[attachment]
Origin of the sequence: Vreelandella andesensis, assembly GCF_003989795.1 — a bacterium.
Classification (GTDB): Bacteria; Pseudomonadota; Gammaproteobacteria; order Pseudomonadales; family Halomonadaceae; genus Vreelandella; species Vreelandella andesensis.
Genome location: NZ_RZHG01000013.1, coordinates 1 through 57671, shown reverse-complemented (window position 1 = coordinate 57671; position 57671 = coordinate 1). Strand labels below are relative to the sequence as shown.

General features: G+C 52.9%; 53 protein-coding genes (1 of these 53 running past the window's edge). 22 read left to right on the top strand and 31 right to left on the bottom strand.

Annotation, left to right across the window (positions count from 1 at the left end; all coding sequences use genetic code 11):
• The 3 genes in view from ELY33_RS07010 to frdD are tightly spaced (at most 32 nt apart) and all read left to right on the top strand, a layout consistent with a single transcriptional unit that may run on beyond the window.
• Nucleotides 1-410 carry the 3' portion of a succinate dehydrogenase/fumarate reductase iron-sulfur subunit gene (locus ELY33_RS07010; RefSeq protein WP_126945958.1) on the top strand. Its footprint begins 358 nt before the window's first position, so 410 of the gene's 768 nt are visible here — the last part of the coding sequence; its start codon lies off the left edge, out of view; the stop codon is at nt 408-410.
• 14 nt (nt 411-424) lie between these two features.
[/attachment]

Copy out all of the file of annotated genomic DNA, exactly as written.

Origin of the sequence: Vreelandella andesensis, assembly GCF_003989795.1 — a bacterium.
Classification (GTDB): Bacteria; Pseudomonadota; Gammaproteobacteria; order Pseudomonadales; family Halomonadaceae; genus Vreelandella; species Vreelandella andesensis.
Genome location: NZ_RZHG01000013.1, coordinates 1 through 57671, shown reverse-complemented (window position 1 = coordinate 57671; position 57671 = coordinate 1). Strand labels below are relative to the sequence as shown.

General features: G+C 52.9%; 53 protein-coding genes (1 of these 53 running past the window's edge). 22 read left to right on the top strand and 31 right to left on the bottom strand.

Annotation, left to right across the window (positions count from 1 at the left end; all coding sequences use genetic code 11):
• The 3 genes in view from ELY33_RS07010 to frdD are tightly spaced (at most 32 nt apart) and all read left to right on the top strand, a layout consistent with a single transcriptional unit that may run on beyond the window.
• Nucleotides 1-410 carry the 3' portion of a succinate dehydrogenase/fumarate reductase iron-sulfur subunit gene (locus ELY33_RS07010; RefSeq protein WP_126945958.1) on the top strand. Its footprint begins 358 nt before the window's first position, so 410 of the gene's 768 nt are visible here — the last part of the coding sequence; its start codon lies off the left edge, out of view; the stop codon is at nt 408-410.
• 14 nt (nt 411-424) lie between these two features.